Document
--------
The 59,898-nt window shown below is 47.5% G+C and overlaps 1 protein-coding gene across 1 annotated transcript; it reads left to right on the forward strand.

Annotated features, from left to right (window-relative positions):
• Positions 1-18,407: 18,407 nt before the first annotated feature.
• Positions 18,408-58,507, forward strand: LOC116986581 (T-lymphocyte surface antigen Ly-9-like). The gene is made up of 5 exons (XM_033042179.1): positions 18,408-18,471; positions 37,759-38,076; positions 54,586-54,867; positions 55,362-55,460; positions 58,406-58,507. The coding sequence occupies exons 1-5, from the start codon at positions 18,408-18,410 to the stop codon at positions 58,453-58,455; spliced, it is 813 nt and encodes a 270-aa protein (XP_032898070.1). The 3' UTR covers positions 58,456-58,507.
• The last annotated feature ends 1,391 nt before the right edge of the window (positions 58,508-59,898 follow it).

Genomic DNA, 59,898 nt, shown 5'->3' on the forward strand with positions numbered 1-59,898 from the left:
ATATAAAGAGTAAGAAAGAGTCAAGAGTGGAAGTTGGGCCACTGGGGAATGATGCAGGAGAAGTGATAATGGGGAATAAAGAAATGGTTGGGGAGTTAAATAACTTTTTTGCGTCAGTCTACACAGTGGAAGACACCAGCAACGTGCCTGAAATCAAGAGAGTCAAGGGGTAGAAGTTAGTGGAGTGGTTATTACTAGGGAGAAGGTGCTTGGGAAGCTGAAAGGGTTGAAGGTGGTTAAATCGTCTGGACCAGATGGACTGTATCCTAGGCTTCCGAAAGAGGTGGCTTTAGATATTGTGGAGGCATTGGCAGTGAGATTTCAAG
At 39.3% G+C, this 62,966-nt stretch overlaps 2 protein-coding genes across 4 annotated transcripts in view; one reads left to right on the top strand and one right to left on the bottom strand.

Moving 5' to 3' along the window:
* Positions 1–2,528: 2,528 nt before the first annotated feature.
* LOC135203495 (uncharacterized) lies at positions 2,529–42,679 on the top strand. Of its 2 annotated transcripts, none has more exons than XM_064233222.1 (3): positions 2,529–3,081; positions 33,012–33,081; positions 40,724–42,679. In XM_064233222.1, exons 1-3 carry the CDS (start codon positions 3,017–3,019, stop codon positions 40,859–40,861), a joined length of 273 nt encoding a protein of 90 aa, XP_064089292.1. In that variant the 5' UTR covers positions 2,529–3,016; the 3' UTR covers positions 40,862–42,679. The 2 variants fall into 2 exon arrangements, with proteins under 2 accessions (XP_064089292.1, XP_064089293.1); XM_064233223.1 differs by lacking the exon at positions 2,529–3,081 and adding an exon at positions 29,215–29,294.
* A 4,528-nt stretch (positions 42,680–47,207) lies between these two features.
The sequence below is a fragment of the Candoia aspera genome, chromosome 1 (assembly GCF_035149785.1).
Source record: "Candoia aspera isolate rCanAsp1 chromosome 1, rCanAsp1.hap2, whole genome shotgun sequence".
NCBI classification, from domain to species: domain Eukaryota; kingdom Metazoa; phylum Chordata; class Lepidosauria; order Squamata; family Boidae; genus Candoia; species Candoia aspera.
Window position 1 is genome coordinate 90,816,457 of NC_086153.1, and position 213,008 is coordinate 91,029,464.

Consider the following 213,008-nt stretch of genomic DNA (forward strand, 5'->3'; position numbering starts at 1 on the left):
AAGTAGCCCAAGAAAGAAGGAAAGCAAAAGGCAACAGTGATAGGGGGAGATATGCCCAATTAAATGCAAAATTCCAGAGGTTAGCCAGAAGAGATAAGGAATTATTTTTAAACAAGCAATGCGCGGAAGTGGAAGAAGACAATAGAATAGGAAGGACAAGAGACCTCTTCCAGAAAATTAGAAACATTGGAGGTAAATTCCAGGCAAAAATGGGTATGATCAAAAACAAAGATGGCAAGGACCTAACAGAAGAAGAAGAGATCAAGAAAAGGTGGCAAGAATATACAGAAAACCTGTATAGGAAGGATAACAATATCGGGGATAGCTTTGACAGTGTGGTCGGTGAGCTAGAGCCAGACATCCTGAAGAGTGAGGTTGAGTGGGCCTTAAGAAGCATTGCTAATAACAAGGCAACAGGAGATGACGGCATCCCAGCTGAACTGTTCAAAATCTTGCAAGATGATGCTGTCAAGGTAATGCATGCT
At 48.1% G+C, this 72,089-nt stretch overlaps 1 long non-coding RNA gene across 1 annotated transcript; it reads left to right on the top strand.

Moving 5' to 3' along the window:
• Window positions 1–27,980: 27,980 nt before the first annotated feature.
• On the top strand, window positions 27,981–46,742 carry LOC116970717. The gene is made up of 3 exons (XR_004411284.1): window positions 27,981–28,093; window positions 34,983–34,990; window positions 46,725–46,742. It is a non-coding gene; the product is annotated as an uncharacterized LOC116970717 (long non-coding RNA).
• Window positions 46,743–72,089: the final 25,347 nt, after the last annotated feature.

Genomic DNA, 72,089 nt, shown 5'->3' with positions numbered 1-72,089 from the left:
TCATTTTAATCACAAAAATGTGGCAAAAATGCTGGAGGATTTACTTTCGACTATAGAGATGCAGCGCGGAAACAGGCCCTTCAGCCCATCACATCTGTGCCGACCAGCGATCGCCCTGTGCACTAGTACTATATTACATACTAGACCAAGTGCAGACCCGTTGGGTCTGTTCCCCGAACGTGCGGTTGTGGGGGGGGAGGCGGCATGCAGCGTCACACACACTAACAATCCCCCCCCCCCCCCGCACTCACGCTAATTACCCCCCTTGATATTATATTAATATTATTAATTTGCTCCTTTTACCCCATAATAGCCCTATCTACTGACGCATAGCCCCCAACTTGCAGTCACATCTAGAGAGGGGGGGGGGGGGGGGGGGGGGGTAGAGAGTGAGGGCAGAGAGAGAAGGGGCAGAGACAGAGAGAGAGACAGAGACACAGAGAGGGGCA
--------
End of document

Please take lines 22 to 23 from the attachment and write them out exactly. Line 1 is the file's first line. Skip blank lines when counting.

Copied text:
• On the top strand, window positions 27,981–46,742 carry LOC116970717. The gene is made up of 3 exons (XR_004411284.1): window positions 27,981–28,093; window positions 34,983–34,990; window positions 46,725–46,742. It is a non-coding gene; the product is annotated as an uncharacterized LOC116970717 (long non-coding RNA).
• Window positions 46,743–72,089: the final 25,347 nt, after the last annotated feature.